Denomination eyes ‘occupation’ profits
The Presbyterian Church (USA) on Thursday could become the first major U.S. Christian denomination to divest funds from U.S. companies accused of illegally profiting from Israel’s occupation of Palestinian territories, much to the chagrin of the local Jewish federation.
The 220th General Assembly meeting in Pittsburgh will consider a recommendation that it drop investments in Caterpillar, Hewlett-Packard and Motorola Solutions — companies that produce products that the church’s Mission Responsibility Through Investment committee said are being used to help Israeli forces in an illegal occupation.
The General Assembly also will consider a recommendation to boycott certain products made by Israeli companies located on occupied land.
“This would highlight the fact that the church doesn’t want to be complicit in criminal acts,” said Rami Khouri, director of the Issam Fares Institute for Public Policy and International Affairs at the American University of Beirut and editor-at-large for The Daily Star, an English-language newspaper in Beirut.
The Jewish Federation of Greater Pittsburgh hopes the assembly shoots down the proposals, said spokesman Jeff Cohan.
“This issue has galvanized the American-Jewish community in a way that hasn’t been seen in 20 years,” he said.
Separate letters urging Presbyterians to reject divestment resolutions were signed by more than 1,500 rabbis and 22,000 Jews. Cohan said that shows how steadfast Jews in the United States are in opposing it.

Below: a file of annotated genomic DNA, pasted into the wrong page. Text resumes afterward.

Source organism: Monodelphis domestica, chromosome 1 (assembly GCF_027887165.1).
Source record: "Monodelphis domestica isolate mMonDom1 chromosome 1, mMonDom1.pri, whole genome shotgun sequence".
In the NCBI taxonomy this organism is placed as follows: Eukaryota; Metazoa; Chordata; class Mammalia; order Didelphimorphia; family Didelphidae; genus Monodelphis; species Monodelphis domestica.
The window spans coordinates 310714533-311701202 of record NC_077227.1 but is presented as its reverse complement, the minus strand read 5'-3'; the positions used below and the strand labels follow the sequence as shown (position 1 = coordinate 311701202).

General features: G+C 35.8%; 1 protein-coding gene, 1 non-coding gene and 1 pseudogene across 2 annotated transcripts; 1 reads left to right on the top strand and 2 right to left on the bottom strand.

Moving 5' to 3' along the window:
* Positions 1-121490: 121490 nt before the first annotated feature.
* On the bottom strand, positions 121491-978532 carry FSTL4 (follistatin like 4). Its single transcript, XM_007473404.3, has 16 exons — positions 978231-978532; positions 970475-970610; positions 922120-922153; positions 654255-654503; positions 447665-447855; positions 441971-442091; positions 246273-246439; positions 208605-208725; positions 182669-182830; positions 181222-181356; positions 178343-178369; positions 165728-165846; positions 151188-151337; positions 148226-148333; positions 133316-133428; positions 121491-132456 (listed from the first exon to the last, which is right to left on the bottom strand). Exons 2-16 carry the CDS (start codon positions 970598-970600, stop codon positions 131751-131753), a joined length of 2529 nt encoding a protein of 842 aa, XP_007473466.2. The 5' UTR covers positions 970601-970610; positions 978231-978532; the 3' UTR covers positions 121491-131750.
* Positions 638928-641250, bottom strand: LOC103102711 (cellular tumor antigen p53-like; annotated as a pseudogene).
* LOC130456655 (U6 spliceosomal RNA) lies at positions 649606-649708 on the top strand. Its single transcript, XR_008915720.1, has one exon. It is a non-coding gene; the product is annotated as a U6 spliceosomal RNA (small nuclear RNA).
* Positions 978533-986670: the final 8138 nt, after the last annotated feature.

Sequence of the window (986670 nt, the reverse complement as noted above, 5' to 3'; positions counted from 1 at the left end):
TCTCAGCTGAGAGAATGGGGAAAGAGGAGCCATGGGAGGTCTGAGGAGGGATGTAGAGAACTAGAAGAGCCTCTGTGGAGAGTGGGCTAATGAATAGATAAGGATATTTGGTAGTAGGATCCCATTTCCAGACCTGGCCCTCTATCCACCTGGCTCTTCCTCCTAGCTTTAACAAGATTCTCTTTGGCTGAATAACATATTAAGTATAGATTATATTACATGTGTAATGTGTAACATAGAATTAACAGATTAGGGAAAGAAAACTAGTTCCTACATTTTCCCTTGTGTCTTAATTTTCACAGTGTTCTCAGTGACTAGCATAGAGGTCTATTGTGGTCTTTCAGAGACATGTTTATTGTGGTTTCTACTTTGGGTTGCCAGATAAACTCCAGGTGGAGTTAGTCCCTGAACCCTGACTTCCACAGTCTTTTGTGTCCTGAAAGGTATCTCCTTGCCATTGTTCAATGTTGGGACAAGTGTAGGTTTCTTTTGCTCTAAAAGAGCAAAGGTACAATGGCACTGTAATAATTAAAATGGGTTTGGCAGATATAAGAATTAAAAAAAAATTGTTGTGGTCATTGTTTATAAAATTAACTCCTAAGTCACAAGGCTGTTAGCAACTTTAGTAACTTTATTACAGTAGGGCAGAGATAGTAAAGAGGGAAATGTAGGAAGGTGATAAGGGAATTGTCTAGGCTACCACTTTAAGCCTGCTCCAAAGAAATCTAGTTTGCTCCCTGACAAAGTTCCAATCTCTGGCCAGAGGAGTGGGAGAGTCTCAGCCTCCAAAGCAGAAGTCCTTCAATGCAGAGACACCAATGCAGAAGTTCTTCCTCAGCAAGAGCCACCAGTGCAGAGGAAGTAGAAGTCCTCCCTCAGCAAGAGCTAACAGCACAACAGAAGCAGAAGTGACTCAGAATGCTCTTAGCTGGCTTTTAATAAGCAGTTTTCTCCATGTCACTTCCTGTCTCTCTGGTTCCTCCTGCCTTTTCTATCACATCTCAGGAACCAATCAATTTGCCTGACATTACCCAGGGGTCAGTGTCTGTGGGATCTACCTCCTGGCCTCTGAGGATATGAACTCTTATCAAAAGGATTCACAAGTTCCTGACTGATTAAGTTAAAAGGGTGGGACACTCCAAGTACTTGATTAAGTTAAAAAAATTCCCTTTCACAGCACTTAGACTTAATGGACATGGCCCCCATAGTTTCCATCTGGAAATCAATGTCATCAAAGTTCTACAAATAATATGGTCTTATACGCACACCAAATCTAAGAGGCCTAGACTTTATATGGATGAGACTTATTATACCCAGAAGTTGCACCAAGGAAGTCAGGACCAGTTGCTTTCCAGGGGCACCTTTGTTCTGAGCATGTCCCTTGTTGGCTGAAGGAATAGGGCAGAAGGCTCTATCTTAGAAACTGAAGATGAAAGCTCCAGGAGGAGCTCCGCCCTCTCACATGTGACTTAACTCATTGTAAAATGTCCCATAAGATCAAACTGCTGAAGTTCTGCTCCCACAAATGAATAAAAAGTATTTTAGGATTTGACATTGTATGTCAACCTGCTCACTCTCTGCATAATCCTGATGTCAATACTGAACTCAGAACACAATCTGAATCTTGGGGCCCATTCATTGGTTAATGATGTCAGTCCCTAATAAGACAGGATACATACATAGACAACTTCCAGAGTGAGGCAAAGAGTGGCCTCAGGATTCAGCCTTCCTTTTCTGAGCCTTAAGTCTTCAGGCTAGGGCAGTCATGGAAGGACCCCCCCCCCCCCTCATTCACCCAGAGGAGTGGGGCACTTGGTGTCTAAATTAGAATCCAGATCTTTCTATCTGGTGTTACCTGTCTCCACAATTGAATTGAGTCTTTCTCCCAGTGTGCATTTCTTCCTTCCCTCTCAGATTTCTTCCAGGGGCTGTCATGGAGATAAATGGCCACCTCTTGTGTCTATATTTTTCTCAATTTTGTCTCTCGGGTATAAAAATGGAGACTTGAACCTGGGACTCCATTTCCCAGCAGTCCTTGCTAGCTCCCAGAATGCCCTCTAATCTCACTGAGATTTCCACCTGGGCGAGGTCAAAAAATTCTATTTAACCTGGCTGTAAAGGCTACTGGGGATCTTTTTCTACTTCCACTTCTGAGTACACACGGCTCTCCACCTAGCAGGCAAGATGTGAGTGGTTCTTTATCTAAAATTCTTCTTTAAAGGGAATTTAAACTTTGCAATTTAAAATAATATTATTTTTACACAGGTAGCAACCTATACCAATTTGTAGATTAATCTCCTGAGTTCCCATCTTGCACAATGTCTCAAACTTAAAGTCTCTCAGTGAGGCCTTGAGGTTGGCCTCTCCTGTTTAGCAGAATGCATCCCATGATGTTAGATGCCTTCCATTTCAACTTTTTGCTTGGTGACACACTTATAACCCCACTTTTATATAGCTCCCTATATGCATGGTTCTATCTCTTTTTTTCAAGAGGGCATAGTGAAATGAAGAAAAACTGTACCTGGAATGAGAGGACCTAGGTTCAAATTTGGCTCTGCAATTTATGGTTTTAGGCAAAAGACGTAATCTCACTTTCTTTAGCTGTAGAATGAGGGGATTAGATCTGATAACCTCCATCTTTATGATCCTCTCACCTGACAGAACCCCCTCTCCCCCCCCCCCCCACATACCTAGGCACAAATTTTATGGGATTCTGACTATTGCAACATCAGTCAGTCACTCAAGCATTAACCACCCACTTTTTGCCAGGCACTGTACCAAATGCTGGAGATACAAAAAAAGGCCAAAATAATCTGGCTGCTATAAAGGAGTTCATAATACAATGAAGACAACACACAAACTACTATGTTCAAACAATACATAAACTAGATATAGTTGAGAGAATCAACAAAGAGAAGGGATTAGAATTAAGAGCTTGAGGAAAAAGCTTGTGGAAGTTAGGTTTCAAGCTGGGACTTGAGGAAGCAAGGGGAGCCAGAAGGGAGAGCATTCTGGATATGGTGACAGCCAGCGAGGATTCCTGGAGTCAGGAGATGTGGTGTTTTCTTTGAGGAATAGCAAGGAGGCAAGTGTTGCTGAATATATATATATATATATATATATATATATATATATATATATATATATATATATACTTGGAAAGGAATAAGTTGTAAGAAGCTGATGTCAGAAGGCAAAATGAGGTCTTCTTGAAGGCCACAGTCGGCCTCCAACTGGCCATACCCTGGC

Khouri spoke on Wednesday at the Westin Hotel, Downtown, about the Arab Spring and the Israel-Palestine conflict during an event sponsored by the Israel Palestine Mission Network, a pro-divestment group of the Presbyterian Church.
Presbyterian Church (USA), based in Louisville, is the country’s largest Presbyterian group with 1.95 million members.
A U.S.-born, Palestinian-Greek-Orthodox Christian, Khouri said Presbyterians this week have agonized over appearing anti-Israel. He said he hopes the assembly passes the divestment and boycott measures but states its support for Israel’s right to be a nation.
Cohan said he recognizes the Presbyterians’ long-standing ties to Christians in the Middle East and their desire to support them.
“But to do it in such an irresponsible fashion and with such disregard to what actually is going on is astounding,” he said.
Neither Motorola nor Hewlett-Packard has addressed the calls for divestment. Caterpillar denies providing armored tractors or selling to Israel, instead saying equipment is traded to the U.S. government and resold to Israel.
A vote to divest would have little financial impact on the three companies, Cohan and Khouri agreed, but said it would send a message, though they differed on the meaning.
For Cohan, the message would be anti-Israel. For Khouri, it would be anything but.
“They are not talking about Israel; they’re talking about the occupation,” Khouri said. “This isn’t anti-Semitic or against Israel.”
Jason Cato is a staff writer for Trib Total Media. He can be reached at 412-320-7936 or [email protected].